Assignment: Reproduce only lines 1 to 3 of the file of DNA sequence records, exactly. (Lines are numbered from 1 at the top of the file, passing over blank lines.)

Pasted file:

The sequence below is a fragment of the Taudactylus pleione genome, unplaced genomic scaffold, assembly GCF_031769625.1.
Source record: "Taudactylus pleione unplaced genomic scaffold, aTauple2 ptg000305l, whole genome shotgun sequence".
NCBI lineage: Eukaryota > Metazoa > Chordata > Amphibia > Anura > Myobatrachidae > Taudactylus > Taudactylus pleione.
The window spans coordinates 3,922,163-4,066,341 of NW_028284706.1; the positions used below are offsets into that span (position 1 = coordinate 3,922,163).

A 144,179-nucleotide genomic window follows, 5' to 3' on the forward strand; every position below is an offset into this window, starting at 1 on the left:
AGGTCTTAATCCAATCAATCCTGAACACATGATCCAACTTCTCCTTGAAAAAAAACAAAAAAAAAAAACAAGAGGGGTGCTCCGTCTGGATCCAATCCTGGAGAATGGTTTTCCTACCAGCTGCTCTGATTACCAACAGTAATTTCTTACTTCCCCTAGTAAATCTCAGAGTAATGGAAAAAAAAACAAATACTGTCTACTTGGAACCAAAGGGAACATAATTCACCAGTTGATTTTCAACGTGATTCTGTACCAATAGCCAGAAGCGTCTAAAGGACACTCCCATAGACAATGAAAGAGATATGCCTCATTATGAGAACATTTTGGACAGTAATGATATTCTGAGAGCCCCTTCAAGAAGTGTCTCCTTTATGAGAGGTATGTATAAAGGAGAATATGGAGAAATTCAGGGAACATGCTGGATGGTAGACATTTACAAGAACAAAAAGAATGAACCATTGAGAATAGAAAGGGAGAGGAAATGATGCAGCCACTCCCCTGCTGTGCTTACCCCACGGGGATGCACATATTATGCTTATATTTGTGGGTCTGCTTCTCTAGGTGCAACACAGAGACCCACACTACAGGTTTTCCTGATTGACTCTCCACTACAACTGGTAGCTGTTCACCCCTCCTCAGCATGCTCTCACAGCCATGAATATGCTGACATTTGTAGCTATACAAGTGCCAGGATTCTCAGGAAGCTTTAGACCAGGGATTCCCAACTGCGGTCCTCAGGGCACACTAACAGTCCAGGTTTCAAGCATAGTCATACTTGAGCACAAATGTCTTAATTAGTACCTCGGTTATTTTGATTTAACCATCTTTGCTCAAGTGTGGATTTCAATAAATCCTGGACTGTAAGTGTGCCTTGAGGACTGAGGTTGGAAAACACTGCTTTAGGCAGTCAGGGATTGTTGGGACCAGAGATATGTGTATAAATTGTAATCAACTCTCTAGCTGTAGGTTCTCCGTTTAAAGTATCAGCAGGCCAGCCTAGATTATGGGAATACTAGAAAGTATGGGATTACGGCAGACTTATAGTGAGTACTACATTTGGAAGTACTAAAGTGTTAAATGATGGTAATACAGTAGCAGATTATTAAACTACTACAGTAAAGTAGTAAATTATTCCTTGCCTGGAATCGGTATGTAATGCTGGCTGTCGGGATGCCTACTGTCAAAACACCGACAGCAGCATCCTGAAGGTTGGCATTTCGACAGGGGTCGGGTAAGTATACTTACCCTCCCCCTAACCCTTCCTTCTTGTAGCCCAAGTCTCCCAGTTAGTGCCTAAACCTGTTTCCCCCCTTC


The sequence below is a fragment of the Taudactylus pleione genome, unplaced genomic scaffold, assembly GCF_031769625.1.
Source record: "Taudactylus pleione unplaced genomic scaffold, aTauple2 ptg000305l, whole genome shotgun sequence".
NCBI lineage: Eukaryota > Metazoa > Chordata > Amphibia > Anura > Myobatrachidae > Taudactylus > Taudactylus pleione.